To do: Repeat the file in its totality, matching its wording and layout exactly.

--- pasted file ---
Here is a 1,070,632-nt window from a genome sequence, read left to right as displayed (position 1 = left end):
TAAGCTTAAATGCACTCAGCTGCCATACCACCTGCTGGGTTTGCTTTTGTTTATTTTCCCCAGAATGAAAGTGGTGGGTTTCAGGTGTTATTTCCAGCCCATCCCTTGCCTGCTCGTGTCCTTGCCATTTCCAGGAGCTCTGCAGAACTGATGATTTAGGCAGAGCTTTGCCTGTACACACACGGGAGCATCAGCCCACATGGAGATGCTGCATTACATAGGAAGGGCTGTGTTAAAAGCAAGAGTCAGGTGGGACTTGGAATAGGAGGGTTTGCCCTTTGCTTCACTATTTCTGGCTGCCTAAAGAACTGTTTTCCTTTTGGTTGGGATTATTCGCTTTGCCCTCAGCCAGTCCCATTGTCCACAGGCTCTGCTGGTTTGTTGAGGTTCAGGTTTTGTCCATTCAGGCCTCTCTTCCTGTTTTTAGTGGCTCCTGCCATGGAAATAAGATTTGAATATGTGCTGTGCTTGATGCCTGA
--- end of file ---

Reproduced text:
Here is a 1,070,632-nt window from a genome sequence, read left to right as displayed (position 1 = left end):
TAAGCTTAAATGCACTCAGCTGCCATACCACCTGCTGGGTTTGCTTTTGTTTATTTTCCCCAGAATGAAAGTGGTGGGTTTCAGGTGTTATTTCCAGCCCATCCCTTGCCTGCTCGTGTCCTTGCCATTTCCAGGAGCTCTGCAGAACTGATGATTTAGGCAGAGCTTTGCCTGTACACACACGGGAGCATCAGCCCACATGGAGATGCTGCATTACATAGGAAGGGCTGTGTTAAAAGCAAGAGTCAGGTGGGACTTGGAATAGGAGGGTTTGCCCTTTGCTTCACTATTTCTGGCTGCCTAAAGAACTGTTTTCCTTTTGGTTGGGATTATTCGCTTTGCCCTCAGCCAGTCCCATTGTCCACAGGCTCTGCTGGTTTGTTGAGGTTCAGGTTTTGTCCATTCAGGCCTCTCTTCCTGTTTTTAGTGGCTCCTGCCATGGAAATAAGATTTGAATATGTGCTGTGCTTGATGCCTGA